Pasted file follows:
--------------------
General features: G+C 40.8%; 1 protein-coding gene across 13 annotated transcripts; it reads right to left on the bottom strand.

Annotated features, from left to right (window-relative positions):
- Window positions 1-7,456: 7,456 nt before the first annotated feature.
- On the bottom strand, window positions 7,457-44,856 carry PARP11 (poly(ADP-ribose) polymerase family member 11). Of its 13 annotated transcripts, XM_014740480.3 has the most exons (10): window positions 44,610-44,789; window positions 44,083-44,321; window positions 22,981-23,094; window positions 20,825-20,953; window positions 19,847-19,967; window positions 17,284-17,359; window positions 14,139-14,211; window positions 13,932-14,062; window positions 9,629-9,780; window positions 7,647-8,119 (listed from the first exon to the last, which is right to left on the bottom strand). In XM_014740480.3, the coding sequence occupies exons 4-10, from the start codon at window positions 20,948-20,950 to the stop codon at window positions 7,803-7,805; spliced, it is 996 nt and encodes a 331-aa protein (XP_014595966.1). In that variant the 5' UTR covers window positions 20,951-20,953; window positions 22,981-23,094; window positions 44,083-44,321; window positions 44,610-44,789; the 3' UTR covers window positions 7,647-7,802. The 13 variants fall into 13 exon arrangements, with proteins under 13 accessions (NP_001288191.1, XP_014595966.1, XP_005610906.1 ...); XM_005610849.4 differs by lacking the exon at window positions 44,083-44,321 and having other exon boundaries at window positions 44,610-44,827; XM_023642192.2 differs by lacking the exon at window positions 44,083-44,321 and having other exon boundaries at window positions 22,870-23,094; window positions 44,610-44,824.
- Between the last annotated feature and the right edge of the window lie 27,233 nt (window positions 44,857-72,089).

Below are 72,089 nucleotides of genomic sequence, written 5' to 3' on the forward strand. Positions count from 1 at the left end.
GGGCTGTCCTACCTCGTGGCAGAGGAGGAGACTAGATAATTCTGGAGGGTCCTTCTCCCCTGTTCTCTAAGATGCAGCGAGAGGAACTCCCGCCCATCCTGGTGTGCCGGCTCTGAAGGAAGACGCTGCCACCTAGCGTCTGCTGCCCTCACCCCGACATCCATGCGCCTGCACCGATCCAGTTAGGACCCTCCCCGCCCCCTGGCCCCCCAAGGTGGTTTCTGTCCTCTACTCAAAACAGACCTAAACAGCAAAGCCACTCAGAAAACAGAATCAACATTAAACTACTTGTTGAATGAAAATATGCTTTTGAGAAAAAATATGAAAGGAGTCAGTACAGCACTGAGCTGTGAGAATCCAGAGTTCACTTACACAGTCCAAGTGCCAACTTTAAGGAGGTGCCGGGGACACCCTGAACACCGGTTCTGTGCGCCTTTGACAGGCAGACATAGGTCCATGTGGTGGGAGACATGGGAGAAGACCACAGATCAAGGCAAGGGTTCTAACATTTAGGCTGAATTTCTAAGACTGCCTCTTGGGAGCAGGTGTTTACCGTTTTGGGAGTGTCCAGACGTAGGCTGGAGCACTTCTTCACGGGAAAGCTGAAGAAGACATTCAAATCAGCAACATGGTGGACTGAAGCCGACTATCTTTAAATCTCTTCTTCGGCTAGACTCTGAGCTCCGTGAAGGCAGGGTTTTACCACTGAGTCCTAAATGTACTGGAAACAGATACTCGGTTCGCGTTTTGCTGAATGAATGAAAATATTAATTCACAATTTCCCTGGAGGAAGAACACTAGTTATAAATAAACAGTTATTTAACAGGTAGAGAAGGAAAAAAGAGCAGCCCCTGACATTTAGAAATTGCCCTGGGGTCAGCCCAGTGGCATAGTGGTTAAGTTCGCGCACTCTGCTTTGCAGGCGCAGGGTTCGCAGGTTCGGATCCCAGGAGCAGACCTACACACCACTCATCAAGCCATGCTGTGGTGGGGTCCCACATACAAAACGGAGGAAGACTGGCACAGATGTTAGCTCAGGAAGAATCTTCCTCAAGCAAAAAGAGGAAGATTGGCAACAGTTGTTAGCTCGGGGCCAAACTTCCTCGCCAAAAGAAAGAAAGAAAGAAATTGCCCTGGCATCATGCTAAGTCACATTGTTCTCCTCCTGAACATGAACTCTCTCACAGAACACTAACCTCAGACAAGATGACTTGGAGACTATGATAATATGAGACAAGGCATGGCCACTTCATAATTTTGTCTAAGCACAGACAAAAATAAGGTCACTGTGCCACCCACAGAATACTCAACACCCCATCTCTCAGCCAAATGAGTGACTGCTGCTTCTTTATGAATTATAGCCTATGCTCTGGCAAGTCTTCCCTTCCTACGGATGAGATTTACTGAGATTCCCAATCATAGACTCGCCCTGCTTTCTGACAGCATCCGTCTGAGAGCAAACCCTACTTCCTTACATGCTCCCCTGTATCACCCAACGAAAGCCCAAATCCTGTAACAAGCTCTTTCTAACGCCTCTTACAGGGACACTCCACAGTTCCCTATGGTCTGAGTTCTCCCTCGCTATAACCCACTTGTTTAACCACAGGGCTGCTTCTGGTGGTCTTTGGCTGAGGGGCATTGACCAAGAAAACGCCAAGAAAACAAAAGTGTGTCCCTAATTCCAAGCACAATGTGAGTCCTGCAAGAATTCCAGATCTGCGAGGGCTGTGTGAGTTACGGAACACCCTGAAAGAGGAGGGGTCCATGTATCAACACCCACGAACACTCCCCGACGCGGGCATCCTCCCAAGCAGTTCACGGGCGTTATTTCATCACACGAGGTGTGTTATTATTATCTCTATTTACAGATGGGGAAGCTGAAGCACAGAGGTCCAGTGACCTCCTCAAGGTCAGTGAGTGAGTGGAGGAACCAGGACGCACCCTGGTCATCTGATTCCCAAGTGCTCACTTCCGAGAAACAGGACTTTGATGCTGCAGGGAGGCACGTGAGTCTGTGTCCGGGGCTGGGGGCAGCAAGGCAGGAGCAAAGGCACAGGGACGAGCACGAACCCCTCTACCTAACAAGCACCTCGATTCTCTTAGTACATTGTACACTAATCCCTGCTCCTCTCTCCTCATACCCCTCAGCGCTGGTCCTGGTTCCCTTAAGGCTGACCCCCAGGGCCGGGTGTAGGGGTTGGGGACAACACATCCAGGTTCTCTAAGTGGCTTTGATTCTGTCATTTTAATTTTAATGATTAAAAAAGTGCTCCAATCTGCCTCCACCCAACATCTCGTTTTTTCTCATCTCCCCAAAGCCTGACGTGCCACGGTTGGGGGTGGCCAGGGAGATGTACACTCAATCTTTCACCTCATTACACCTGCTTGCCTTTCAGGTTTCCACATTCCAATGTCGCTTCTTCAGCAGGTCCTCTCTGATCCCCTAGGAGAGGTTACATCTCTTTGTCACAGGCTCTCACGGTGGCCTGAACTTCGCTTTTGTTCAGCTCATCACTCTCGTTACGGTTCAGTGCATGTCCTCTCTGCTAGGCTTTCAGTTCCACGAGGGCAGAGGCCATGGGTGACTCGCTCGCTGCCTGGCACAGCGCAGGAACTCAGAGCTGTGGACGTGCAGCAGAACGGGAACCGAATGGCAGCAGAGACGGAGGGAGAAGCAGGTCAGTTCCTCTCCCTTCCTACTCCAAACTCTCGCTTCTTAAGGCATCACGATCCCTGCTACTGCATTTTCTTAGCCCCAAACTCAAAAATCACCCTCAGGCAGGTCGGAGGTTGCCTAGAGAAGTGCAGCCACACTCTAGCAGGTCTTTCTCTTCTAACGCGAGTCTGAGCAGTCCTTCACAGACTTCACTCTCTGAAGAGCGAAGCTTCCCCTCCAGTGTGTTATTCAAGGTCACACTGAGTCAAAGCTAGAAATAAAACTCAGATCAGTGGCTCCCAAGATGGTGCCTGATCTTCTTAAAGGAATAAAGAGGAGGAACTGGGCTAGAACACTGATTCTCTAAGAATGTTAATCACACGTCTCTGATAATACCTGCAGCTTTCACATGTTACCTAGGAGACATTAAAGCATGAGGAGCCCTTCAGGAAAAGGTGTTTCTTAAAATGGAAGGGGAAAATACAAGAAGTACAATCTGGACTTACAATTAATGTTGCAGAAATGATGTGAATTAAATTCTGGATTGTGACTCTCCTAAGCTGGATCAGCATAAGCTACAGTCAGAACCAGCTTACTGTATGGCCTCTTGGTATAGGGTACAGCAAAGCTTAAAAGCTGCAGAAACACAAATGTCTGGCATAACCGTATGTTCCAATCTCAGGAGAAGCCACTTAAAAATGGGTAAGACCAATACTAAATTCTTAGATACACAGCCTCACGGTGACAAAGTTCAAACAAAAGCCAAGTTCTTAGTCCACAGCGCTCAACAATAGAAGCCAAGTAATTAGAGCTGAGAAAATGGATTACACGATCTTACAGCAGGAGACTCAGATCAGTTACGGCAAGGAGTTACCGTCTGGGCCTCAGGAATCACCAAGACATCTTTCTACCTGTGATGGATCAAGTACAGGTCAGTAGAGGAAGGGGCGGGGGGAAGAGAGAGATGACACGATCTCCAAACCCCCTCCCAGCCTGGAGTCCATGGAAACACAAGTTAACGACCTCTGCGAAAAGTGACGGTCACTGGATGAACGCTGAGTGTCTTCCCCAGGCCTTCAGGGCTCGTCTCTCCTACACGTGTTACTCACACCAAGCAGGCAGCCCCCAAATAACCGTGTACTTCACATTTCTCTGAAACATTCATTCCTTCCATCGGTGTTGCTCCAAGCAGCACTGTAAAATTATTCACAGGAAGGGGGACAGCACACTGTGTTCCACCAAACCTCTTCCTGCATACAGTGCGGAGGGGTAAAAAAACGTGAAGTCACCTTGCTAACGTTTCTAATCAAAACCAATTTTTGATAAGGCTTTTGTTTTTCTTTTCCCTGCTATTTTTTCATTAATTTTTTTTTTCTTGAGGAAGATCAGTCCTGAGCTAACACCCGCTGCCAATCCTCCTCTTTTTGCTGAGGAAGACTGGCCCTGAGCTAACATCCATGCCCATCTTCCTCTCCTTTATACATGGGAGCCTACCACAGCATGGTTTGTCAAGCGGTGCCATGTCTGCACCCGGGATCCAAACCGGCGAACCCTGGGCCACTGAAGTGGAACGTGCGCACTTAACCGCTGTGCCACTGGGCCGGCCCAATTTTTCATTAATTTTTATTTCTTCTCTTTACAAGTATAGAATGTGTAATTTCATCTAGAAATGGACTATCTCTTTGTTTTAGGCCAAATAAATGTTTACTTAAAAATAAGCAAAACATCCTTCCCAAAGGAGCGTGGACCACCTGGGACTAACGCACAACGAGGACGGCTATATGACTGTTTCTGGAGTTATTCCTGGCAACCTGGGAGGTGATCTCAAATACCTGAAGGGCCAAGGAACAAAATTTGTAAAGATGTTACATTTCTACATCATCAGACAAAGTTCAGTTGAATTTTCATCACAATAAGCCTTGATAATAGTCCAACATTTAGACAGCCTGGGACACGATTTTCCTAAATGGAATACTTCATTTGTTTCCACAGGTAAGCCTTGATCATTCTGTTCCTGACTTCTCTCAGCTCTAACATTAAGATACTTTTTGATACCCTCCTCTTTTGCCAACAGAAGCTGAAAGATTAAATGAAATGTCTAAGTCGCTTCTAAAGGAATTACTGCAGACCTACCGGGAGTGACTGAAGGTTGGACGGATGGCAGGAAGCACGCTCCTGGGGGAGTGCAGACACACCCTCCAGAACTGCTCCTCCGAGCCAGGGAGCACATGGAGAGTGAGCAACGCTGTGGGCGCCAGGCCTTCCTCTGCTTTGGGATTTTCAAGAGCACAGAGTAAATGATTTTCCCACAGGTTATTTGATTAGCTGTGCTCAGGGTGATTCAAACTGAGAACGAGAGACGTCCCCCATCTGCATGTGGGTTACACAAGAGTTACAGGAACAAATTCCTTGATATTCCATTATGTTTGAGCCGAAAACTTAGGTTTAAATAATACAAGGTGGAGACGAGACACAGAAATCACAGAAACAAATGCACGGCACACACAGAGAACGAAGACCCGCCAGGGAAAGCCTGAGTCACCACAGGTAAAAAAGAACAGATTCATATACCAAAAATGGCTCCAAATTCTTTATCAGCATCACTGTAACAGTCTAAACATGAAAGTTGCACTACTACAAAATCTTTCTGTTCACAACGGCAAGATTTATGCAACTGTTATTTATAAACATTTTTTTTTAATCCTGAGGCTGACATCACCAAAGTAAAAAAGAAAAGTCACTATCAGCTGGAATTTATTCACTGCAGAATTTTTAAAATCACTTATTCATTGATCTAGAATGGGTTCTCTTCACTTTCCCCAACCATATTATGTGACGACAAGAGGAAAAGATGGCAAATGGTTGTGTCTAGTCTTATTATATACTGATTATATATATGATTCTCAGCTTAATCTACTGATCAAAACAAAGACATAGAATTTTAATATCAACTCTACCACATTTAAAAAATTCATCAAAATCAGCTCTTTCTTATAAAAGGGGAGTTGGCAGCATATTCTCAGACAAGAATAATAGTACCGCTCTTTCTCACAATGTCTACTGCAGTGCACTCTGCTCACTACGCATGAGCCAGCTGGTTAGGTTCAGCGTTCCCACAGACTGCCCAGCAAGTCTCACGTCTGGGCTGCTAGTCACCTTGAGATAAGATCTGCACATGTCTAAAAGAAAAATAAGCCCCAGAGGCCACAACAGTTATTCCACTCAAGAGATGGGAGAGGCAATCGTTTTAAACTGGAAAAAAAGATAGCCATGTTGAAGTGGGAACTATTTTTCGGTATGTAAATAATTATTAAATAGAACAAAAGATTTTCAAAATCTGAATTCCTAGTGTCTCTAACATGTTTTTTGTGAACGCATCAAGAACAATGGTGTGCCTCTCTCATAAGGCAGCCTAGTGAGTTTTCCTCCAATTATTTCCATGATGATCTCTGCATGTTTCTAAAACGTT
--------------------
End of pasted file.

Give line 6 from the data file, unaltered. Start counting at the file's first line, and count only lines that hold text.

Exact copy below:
Below are 72,089 nucleotides of genomic sequence, written 5' to 3' on the forward strand. Positions count from 1 at the left end.